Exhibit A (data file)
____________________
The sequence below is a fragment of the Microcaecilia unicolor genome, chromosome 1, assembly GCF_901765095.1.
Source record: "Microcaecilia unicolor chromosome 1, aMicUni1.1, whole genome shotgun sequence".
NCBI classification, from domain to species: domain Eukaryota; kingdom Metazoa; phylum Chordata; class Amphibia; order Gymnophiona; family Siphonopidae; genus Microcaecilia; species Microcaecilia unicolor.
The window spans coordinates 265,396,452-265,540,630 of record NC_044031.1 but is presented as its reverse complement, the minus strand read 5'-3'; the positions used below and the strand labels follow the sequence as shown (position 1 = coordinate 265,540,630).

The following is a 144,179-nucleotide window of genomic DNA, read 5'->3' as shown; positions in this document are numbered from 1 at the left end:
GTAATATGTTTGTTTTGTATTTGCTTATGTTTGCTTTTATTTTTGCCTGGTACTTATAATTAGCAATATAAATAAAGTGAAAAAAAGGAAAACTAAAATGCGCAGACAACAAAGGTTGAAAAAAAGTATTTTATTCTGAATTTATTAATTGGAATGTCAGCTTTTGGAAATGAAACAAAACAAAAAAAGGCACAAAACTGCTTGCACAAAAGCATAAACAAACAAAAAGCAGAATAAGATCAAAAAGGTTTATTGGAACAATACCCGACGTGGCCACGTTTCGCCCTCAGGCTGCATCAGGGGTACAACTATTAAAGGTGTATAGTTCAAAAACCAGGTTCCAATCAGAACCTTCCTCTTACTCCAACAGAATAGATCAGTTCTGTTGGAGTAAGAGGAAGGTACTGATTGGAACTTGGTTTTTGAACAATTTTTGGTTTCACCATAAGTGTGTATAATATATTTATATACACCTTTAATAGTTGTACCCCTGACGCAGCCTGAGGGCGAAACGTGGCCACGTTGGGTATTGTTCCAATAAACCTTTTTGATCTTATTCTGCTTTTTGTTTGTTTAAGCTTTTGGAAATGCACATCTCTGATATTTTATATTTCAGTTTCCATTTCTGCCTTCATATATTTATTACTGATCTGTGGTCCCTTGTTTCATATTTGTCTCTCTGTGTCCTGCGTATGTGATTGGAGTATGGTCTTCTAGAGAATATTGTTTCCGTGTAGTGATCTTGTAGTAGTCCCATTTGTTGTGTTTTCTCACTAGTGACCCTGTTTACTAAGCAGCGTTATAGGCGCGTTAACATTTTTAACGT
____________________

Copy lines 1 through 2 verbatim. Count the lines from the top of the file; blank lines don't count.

The sequence below is a fragment of the Microcaecilia unicolor genome, chromosome 1, assembly GCF_901765095.1.
Source record: "Microcaecilia unicolor chromosome 1, aMicUni1.1, whole genome shotgun sequence".